Monday night made final what was seemingly inevitable for the better part of the last two months or so.
In the midst of quite the disappointing season, the Islanders will miss the playoffs for the second straight time.
What makes it more disheartening was how well the team got off out of the gate this season. After a 5-2 win against the Canucks on Nov. 28, the Islanders were riding pretty high at 15-7-2 and looked like a bona fide playoff team, although there were holes that needed to be corrected.
But with the way Garth Snow and Doug Weight have run this team, it never happened. Things only got worse and have now spiraled into what has become a team that will make a draft selection inside the top 10 this June.
How did this all go wrong? With an emerging Mathew Barzal to go along with the veteran presence of John Tavares and one of the top scoring lines in all of hockey, it all looked good in Brooklyn. Of course, their efforts were not enough.
But who's to blame for this lost year? Should some shoulder the losses more than others? Let's take a look at it piece by piece...
We'll keep this section shorter than it can be because it's been discussed plenty of times here and elsewhere. This is a team allowing the most goals per game in the league and is the second-worst penalty kill out there.
Most of the defense has struggled, and it's not just the bottom pair. It has been a top-to-bottom effort to be this atrocious, which feels painful to say. I've been one to defend Nick Leddy many times in the past, but even he's lagged behind this season.
Yes, his minus-42 is what will stand out to most, but even his possession numbers (Corsi and Fenwick -- both overall and relative) have been career worsts. Maybe it's because he's tried to shoulder the load of the rest of the inexperience on defense, but either way, Leddy has been disappointing this season.
That's not to say he still doesn't bring skill and an extremely high skating level to the team -- he does have 41 points this season -- but you expect more from your best defenseman. He simply hasn't played as well as he should have this season. The same goes for Johnny Boychuk, whose age is showing by the day. What was once a strong tandem at the blueline isn't as fearsome as it once was, say three seasons ago.
The Guys Who Weren't Here
Weight has relied on the injury issues as a crutch plenty of times this season, but it's apparent the Islanders have missed Calvin de Haan's presence. He might not be the most skilled defenseman, but having a veteran skater that can log you consistent minutes seems more valuable after you see guys continually struggle. A rotation with Thomas Hickey, Scott Mayfield, and Adam Pelech just never could totally get it together.
That also begs the question, would this team be better if it hadn't traded Travis Hamonic? Obviously, he had family matters to attend to on the west coast of Canada, and he wanted to be home. His numbers had been declining in the years before departing the Isles, so I'm not going to totally Monday morning quarterback this trade, but I'm sure he could have at least help, given with how this team has played in the second half.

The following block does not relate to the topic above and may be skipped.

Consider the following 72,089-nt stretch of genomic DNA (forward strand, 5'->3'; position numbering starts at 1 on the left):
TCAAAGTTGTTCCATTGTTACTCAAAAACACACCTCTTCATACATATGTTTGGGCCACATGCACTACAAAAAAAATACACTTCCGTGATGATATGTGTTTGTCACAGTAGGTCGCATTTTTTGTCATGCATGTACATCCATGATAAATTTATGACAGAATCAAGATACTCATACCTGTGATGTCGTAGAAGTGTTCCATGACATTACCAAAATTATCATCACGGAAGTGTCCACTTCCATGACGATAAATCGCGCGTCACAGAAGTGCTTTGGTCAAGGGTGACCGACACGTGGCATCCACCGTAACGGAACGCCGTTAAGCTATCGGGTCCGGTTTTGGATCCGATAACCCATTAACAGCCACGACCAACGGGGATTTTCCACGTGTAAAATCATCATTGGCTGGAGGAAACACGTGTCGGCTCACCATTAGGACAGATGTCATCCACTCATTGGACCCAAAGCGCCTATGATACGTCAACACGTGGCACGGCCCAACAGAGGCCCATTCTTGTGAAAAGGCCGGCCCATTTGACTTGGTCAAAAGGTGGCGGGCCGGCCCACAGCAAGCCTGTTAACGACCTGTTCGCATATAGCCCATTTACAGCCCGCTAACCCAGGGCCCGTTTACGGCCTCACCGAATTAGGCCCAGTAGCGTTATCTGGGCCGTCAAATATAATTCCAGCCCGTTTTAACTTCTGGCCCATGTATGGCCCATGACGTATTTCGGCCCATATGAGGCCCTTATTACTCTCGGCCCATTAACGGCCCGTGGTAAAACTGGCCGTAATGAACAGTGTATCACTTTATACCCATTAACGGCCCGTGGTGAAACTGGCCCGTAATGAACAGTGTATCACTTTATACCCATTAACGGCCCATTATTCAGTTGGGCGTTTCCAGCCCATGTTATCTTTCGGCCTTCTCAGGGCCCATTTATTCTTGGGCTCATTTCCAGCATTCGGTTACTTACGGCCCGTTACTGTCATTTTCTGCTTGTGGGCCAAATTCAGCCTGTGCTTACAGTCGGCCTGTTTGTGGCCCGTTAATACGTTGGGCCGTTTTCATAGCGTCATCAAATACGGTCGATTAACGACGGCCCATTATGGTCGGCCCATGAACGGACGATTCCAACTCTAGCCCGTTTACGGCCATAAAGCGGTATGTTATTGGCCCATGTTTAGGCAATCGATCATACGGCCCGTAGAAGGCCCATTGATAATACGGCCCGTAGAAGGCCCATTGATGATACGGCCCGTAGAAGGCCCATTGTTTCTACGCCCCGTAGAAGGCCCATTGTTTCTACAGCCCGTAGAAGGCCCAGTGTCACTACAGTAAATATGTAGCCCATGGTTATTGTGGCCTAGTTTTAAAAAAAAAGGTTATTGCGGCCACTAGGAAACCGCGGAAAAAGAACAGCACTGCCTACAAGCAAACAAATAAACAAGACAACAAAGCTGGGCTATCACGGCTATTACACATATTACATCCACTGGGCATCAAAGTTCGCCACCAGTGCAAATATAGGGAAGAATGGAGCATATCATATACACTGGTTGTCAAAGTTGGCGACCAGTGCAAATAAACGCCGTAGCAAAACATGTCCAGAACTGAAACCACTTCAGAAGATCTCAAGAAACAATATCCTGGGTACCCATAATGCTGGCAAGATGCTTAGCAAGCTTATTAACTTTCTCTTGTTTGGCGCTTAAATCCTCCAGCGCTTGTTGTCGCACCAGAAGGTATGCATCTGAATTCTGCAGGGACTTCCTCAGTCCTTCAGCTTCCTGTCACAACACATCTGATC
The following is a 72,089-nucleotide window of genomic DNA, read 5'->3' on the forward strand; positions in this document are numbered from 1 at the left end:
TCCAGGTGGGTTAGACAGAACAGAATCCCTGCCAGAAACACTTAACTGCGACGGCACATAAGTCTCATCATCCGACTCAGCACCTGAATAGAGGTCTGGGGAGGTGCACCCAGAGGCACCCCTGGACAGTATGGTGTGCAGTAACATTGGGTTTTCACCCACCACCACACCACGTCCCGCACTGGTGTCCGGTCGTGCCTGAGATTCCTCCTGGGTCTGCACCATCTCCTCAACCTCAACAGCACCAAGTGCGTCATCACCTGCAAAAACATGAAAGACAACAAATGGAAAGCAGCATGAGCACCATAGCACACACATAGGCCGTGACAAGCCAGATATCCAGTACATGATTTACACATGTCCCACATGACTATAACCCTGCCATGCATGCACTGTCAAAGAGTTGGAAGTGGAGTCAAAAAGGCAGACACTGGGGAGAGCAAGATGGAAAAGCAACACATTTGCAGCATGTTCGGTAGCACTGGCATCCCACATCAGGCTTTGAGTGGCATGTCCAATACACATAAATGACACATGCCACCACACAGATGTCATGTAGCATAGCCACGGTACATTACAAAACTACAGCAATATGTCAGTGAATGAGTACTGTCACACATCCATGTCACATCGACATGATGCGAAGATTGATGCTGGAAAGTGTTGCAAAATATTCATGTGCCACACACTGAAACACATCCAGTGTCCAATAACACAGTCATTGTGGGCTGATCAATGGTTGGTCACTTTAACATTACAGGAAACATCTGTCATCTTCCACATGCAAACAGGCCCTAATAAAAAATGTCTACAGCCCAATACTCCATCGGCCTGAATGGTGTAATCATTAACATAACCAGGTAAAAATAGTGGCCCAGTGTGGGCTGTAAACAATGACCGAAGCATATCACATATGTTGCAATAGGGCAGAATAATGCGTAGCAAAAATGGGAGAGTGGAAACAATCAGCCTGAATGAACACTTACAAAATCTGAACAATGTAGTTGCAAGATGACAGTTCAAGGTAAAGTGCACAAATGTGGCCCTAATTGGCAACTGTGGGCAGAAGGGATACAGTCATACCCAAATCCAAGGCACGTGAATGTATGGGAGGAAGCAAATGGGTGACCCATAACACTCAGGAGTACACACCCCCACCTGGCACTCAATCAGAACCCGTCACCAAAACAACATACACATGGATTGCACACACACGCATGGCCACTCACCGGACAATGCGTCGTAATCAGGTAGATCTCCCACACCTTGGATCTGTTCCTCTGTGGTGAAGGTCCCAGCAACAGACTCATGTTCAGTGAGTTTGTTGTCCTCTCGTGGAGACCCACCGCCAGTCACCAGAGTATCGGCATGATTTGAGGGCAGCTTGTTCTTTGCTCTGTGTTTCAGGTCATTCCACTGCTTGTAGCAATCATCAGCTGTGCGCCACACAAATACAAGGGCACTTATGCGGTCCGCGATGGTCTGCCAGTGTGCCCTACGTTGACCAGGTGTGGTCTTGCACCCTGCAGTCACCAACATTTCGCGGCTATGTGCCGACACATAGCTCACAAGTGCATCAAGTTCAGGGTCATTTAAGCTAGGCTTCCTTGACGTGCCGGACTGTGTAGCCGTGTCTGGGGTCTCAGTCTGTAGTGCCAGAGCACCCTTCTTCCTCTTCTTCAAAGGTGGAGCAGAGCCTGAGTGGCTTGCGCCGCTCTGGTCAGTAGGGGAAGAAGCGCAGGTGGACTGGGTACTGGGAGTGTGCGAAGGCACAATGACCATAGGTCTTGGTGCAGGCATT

Secondary Player Failures
Even when he inked the deal, it was hard to justify the length and money that Andrew Ladd got from the Islanders. I remember receiving a push notification about the deal and honestly scratched my head.
And so far, despite decent possession-driving numbers, Ladd has failed to live up to expectations. He's almost certainly going to fall short of 30 points this season, one year after he totaled just 31. You can talk about his veteran leadership, but secondary scoring is just as important. He hasn't provided much of this at all.
Remember when Cal Clutterbuck and Casey Cizikas were two thirds of the "best fourth line in hockey"? That seems like a distant memory. Honestly, every time they're on the ice you have to have a hope and a prayer that something just doesn't go terribly wrong. I know they're not meant to be scorers, but they should at least be responsible in their own end. They haven't been. Whether it's because they don't have their buddy Matt Martin or not, they've been a part of the problem this season.
But Who Really Takes The Blame?
This is a simple question that really has a simple answer. It's the men running the show -- Snow and Weight. We've discussed it on this site before, but Weight has turtled when the questions get tough on him, and it took him forever to adjust any defensive schemes to make things work. It was too little, too late.
But the biggest brunt of the blame has to fall on Snow. Seriously, how does this man still have a job in professional hockey? Yes, I've heard he's "fleeced teams" on draft day and taken advantage of some cash-strapped organizations to acquire some pieces. But when there were obvious flaws and holes to this defense (especially with Hamonic gone), there was never a real upgrade. With two first-round draft picks in 2018, a creative general manager could have worked something out.
It could have been before the season, it could have come during the trade deadline, but the Islanders could have swung a deal for an impact player to at least show fans they want to go for it.
What did the Brandon Davidson and Chris Wagner trades show? That this front office rarely wants to take a risk. Maybe it was because of the '07 trade deadline moves -- and aftermath -- or the Thomas Vanek debacl. But Snow just seems gun shy when given the opportunity to make significant improvements to this club. That's one way to lay in complete mediocrity for a long time. And right now, that's where they find themselves. And that largely falls on the shoulders of one man running the show.